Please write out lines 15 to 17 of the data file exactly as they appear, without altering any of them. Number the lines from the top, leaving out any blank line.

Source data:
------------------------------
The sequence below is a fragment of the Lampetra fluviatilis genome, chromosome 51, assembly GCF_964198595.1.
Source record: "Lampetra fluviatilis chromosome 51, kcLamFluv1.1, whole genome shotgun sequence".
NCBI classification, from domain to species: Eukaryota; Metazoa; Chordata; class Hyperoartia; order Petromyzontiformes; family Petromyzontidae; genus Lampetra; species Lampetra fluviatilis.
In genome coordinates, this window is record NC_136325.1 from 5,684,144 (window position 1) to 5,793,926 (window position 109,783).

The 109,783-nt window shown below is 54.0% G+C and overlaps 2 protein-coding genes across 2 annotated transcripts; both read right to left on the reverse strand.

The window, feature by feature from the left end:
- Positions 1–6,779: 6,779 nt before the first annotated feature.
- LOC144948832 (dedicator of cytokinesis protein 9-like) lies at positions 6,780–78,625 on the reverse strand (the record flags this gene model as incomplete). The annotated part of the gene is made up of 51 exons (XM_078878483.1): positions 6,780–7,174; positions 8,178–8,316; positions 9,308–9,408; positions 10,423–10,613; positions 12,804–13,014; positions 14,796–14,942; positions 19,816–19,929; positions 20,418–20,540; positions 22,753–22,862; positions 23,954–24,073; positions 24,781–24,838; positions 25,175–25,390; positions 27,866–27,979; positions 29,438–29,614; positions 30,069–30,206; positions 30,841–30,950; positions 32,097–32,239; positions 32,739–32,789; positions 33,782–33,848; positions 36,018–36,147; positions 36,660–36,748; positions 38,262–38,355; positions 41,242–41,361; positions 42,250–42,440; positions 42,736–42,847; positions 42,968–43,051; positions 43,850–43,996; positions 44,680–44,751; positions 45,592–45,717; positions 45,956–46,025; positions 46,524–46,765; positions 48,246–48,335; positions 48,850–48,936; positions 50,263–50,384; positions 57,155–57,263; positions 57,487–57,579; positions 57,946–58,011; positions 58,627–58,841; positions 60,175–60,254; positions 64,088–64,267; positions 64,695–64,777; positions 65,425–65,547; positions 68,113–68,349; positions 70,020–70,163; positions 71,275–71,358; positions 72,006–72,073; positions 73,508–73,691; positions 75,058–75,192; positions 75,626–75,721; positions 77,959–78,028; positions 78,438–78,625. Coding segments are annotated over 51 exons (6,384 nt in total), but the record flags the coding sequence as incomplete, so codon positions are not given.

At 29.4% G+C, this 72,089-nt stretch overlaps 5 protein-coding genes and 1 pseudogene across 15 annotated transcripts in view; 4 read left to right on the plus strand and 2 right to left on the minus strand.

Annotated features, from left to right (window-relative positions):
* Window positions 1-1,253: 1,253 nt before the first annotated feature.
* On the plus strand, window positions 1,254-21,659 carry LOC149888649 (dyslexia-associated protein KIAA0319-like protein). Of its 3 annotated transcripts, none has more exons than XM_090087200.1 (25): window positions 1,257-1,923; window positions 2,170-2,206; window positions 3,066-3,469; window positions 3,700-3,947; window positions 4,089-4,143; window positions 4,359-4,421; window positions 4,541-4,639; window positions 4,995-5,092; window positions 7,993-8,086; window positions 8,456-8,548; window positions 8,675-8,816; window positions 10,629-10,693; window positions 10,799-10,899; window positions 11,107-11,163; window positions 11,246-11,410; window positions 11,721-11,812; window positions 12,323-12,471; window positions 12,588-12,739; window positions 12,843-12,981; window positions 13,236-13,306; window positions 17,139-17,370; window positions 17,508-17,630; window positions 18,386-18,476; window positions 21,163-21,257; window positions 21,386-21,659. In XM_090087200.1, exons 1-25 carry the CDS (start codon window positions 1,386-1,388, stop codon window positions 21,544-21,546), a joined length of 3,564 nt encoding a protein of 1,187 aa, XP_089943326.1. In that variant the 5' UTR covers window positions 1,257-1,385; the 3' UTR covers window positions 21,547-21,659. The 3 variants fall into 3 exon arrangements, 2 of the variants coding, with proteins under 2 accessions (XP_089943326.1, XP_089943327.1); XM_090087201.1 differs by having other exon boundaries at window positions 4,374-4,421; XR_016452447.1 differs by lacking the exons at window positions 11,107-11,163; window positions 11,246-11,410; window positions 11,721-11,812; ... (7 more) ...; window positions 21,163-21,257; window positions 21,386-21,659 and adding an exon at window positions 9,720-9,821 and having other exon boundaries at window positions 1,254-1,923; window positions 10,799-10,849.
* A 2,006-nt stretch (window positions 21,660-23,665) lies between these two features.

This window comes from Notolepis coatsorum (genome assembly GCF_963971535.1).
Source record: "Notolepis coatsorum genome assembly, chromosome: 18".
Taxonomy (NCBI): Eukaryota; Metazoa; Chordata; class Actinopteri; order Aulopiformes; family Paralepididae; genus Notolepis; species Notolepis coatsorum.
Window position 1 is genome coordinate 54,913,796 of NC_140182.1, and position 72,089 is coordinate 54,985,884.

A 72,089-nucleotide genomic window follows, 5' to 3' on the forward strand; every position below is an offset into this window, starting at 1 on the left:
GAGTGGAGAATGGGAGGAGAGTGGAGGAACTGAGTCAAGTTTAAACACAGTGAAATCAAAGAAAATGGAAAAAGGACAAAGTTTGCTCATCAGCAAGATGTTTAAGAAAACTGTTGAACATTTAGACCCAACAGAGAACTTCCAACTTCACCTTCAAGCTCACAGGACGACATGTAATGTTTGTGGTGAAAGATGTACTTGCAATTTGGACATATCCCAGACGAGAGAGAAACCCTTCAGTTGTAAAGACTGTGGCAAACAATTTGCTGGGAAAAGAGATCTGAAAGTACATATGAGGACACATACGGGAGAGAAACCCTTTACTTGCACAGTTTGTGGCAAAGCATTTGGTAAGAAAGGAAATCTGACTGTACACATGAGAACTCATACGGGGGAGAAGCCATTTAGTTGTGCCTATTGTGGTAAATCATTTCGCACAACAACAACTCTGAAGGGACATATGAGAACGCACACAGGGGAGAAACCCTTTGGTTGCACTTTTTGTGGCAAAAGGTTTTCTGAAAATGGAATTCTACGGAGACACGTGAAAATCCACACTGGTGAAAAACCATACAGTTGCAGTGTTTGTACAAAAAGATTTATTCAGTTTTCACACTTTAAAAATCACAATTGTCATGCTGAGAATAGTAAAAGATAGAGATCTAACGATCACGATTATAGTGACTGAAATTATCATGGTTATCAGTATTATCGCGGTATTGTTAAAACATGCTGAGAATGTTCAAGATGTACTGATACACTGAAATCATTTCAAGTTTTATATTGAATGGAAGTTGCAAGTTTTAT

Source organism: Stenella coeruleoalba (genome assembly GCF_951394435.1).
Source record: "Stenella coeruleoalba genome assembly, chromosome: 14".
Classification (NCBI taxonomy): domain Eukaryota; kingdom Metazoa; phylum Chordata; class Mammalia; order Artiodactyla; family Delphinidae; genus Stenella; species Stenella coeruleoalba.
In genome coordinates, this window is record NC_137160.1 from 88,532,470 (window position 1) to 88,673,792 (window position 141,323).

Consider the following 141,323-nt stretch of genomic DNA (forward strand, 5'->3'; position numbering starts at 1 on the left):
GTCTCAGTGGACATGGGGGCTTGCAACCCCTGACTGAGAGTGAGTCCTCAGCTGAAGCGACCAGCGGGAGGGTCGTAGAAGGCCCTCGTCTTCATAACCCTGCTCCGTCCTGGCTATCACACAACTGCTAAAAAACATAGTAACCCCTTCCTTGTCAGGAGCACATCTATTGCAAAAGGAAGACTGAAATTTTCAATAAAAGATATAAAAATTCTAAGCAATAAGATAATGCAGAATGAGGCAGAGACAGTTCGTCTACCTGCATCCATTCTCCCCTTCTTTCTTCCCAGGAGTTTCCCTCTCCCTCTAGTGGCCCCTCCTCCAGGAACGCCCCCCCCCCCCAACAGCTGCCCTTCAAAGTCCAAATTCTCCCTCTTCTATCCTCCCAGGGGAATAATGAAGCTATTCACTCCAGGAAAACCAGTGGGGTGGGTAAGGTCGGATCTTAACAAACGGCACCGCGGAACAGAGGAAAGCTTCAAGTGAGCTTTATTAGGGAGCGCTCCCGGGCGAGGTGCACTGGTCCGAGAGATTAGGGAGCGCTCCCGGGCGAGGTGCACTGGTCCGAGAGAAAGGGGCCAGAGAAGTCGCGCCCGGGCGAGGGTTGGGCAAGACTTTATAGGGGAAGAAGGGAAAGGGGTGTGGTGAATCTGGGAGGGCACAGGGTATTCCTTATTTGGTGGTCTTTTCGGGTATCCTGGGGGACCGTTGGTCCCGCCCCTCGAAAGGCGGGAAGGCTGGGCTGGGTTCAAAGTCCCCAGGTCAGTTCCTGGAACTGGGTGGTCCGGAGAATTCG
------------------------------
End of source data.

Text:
Source record: "Notolepis coatsorum genome assembly, chromosome: 18".
Taxonomy (NCBI): Eukaryota; Metazoa; Chordata; class Actinopteri; order Aulopiformes; family Paralepididae; genus Notolepis; species Notolepis coatsorum.
Window position 1 is genome coordinate 54,913,796 of NC_140182.1, and position 72,089 is coordinate 54,985,884.